The Journal of Urban Economics reported that regional Rust Belt employment in manufacturing alone declined by 32.9% between 1969 and 1996. V2V communities in these affected cities are prime examples of that decline. The census tract population graph below shows a steady reduction in community population from 1960 to 2010 for the Woodland Hills and PUSH communities and a similar downturn in Aetna after 1980. The census tract median income trends for these neighborhoods decline in a similar fashion. In addition, strong demographic shifts are apparent in Aetna and Woodland Hills where communities with mostly white residents a half century ago are now populated with mostly black residents. The PUSH community is an outlier to this trend due to its relatively even divide among black and white residents and those of other races.

 *All figures derived from US Census and American Community Survey data from respective years’ reports. All Census Tract data used for the specific tract that city’s V2V sites reside in. Full-sized graphs: Population, Income, Race 2 3


Stabilization and Rise

In each of the V2V project cities, there are many people working hard to turn the tide and reimagine the rust. And it’s working. Our city team members are exemplary organizations leading the way with urban greening initiatives, youth programs, affordable and stable housing development and much more—all things needed for a post-Rust Belt community to thrive. PUSH Buffalo is using the democratic voice of community members, empowering

Burmese residents helping out at a PUSH commmunity

garden. Source:

them to change the community together. PUSH has vastly improved the housing stock in a fair and reasonable manner, installed and maintained community gardens and green infrastructure sites, and done countless other labors of love to create its Green Development Zone. Buckeye Shaker Square Development Corporation in Cleveland is revitalizing the Woodland Hills neighborhood with a number of efforts including residential and commercial curb appeal programs, advocating with residents on major city projects, and facilitating rain barrel, energy and many other grant-funded programs. In Gary, the Department of Green Urbanism is working with both local and national organizations that aim to have a big effect on communities like Aetna. Focusing on green infrastructure projects, conservation programs, and development that serves residents and communities alike, they are working to be a model for turning their vacancy into vibrancy.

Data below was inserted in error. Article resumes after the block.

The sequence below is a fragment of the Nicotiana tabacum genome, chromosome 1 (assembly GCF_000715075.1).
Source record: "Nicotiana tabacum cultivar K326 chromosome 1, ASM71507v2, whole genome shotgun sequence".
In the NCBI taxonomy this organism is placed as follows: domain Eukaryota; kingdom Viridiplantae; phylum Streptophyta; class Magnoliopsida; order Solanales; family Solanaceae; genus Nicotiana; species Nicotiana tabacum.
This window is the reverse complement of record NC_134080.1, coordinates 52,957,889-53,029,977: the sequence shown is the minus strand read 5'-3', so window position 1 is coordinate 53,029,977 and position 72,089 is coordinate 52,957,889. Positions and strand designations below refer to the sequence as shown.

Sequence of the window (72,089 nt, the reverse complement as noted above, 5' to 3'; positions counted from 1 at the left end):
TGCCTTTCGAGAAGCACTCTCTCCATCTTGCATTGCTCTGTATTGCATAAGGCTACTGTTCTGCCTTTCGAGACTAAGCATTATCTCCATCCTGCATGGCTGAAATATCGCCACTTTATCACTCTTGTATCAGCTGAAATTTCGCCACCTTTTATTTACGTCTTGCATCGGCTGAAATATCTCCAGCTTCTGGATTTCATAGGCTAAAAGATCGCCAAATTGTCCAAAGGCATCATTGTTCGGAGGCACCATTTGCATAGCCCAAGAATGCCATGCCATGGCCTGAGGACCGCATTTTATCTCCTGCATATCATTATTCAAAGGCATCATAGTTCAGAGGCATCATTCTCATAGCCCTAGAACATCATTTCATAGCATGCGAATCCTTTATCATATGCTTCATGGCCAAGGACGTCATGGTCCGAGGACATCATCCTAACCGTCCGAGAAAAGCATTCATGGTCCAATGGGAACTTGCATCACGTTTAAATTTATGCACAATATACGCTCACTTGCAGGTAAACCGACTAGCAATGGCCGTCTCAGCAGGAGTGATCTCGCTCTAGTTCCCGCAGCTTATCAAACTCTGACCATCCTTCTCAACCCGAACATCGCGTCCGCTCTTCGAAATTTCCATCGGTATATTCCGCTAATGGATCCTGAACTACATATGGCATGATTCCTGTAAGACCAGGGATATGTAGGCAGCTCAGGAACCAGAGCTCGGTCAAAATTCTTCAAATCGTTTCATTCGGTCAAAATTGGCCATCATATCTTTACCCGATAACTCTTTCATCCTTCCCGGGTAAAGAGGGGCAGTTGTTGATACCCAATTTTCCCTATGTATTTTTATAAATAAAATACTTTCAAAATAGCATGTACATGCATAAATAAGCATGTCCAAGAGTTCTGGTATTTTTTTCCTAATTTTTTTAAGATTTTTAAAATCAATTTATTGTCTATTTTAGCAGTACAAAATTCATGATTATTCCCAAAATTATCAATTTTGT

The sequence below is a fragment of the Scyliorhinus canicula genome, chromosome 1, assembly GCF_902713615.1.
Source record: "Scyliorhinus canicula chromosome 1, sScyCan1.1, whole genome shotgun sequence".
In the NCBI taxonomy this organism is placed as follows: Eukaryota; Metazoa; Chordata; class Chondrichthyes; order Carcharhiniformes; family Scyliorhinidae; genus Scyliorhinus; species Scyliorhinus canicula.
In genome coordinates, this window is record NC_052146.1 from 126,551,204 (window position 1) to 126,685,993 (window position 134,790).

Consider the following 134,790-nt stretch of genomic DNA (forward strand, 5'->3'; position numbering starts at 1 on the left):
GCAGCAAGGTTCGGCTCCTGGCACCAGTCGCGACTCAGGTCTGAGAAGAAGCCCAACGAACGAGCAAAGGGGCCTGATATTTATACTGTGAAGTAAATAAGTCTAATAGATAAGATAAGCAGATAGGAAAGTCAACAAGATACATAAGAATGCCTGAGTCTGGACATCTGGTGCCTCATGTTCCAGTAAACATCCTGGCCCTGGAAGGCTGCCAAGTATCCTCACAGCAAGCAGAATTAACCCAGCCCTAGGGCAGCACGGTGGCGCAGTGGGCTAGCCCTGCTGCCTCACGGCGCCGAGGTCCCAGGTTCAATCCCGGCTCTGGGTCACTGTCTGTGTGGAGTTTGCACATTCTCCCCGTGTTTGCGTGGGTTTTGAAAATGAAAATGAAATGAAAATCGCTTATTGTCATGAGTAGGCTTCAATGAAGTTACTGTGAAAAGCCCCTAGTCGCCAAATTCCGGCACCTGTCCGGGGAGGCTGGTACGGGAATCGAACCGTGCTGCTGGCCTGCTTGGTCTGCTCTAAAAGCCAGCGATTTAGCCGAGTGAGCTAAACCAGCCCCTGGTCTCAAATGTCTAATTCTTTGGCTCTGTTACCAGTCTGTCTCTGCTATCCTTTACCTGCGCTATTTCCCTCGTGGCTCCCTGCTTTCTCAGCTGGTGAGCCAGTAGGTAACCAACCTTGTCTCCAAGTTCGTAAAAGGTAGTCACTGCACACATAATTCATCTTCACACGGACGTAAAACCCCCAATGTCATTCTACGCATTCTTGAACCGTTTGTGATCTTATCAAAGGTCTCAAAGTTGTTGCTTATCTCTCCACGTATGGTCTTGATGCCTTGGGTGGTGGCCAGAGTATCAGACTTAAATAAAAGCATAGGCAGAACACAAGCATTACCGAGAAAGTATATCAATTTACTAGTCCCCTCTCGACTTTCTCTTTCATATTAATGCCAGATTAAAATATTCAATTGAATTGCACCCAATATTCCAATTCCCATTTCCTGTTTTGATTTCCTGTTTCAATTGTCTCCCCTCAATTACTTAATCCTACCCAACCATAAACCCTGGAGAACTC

Stay posted for more details on each project neighborhood, and explore the following resources for an extensive look into the past, present and future of these communities.


PUSH Buffalo/Green Development Zone’s approach to stable, fair redevelopment


Resources and Further Reading

City of Gary’s 2008 Comprehensive Plan for development and redevelopment (pdf)
Preserve Indiana – features historic information and photographs for Gary and beyond

A Guide to Studying Neighborhoods and Resources in Cleveland by Edward Miggins (pdf)
CWRU Mandel School Applied Social Science’s socio-economic data briefs for the Woodland Hills area
CWRU’s Encyclopedia of Cleveland History
Cleveland Historical – an interactive and visual look into the places of Cleveland’s past
The Cleveland Memory Project – historic photographs compiled from all around the city


West Side wikivoyage – a personal account of the neighborhood and detailed description of many neighborhood features and amenities
Buffalo Architecture and History – historic photographs
Green Development Zone – a PUSH Buffalo project leading the way to help redefine the West Side with ecological opportunities and investments

Regional and National

City-Data – a quick and easy resource for neighborhood information and demographics
University of Virginia Cooper Center’s Racial Dot Map – an interactive map visualizing race across the United States
US Census Bureau - Thematic Maps, decennial Populations and Housing reports, easy-to-use Data Mapper tool, and homepage for all Maps and Data
National Historical Geographic Information System – database managed by University of Minnesota’s Population Center. With a free account, NHGIS provides access to all Census and other population and GIS data, with a quicker and more navigable interface than the US Census Bureau


 >> Click to return to V2V Blog landing page <<


<< Back

Reader Comments

Submit your comment

* Name
* Email
* Your Comment
You have 300 characters remaining for your comment.